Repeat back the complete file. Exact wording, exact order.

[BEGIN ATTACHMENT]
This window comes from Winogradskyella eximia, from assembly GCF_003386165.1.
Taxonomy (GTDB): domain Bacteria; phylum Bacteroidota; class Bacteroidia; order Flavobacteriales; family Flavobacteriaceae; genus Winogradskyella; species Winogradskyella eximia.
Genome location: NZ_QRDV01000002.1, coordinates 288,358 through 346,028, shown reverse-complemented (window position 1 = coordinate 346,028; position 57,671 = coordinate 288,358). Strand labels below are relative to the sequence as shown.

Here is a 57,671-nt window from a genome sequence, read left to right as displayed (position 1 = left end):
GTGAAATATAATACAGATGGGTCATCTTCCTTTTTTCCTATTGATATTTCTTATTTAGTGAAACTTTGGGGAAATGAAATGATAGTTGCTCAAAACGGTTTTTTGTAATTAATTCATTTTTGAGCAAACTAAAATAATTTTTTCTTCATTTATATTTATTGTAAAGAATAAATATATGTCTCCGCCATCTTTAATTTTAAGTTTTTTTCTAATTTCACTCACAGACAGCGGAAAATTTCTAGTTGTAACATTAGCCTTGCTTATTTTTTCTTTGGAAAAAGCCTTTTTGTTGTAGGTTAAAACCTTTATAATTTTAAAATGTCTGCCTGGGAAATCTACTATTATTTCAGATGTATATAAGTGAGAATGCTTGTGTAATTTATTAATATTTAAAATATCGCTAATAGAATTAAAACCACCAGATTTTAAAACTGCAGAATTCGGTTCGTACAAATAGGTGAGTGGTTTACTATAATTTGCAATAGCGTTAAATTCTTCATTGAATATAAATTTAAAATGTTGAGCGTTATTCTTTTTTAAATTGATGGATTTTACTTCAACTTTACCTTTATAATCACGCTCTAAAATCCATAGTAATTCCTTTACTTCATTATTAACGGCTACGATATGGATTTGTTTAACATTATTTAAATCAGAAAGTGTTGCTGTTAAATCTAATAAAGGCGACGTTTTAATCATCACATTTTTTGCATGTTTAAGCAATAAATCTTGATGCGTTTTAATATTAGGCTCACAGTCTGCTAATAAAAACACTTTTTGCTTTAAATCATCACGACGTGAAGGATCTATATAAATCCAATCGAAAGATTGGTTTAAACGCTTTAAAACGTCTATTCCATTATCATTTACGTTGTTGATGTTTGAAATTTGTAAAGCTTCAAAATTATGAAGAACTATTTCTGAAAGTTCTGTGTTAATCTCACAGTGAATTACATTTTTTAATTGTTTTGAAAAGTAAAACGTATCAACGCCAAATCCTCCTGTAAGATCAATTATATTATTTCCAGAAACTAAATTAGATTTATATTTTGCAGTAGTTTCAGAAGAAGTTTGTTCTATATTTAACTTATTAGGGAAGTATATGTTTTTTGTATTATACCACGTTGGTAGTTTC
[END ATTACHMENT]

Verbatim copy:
This window comes from Winogradskyella eximia, from assembly GCF_003386165.1.
Taxonomy (GTDB): domain Bacteria; phylum Bacteroidota; class Bacteroidia; order Flavobacteriales; family Flavobacteriaceae; genus Winogradskyella; species Winogradskyella eximia.
Genome location: NZ_QRDV01000002.1, coordinates 288,358 through 346,028, shown reverse-complemented (window position 1 = coordinate 346,028; position 57,671 = coordinate 288,358). Strand labels below are relative to the sequence as shown.

Here is a 57,671-nt window from a genome sequence, read left to right as displayed (position 1 = left end):
GTGAAATATAATACAGATGGGTCATCTTCCTTTTTTCCTATTGATATTTCTTATTTAGTGAAACTTTGGGGAAATGAAATGATAGTTGCTCAAAACGGTTTTTTGTAATTAATTCATTTTTGAGCAAACTAAAATAATTTTTTCTTCATTTATATTTATTGTAAAGAATAAATATATGTCTCCGCCATCTTTAATTTTAAGTTTTTTTCTAATTTCACTCACAGACAGCGGAAAATTTCTAGTTGTAACATTAGCCTTGCTTATTTTTTCTTTGGAAAAAGCCTTTTTGTTGTAGGTTAAAACCTTTATAATTTTAAAATGTCTGCCTGGGAAATCTACTATTATTTCAGATGTATATAAGTGAGAATGCTTGTGTAATTTATTAATATTTAAAATATCGCTAATAGAATTAAAACCACCAGATTTTAAAACTGCAGAATTCGGTTCGTACAAATAGGTGAGTGGTTTACTATAATTTGCAATAGCGTTAAATTCTTCATTGAATATAAATTTAAAATGTTGAGCGTTATTCTTTTTTAAATTGATGGATTTTACTTCAACTTTACCTTTATAATCACGCTCTAAAATCCATAGTAATTCCTTTACTTCATTATTAACGGCTACGATATGGATTTGTTTAACATTATTTAAATCAGAAAGTGTTGCTGTTAAATCTAATAAAGGCGACGTTTTAATCATCACATTTTTTGCATGTTTAAGCAATAAATCTTGATGCGTTTTAATATTAGGCTCACAGTCTGCTAATAAAAACACTTTTTGCTTTAAATCATCACGACGTGAAGGATCTATATAAATCCAATCGAAAGATTGGTTTAAACGCTTTAAAACGTCTATTCCATTATCATTTACGTTGTTGATGTTTGAAATTTGTAAAGCTTCAAAATTATGAAGAACTATTTCTGAAAGTTCTGTGTTAATCTCACAGTGAATTACATTTTTTAATTGTTTTGAAAAGTAAAACGTATCAACGCCAAATCCTCCTGTAAGATCAATTATATTATTTCCAGAAACTAAATTAGATTTATATTTTGCAGTAGTTTCAGAAGAAGTTTGTTCTATATTTAACTTATTAGGGAAGTATATGTTTTTTGTATTATACCACGTTGGTAGTTTC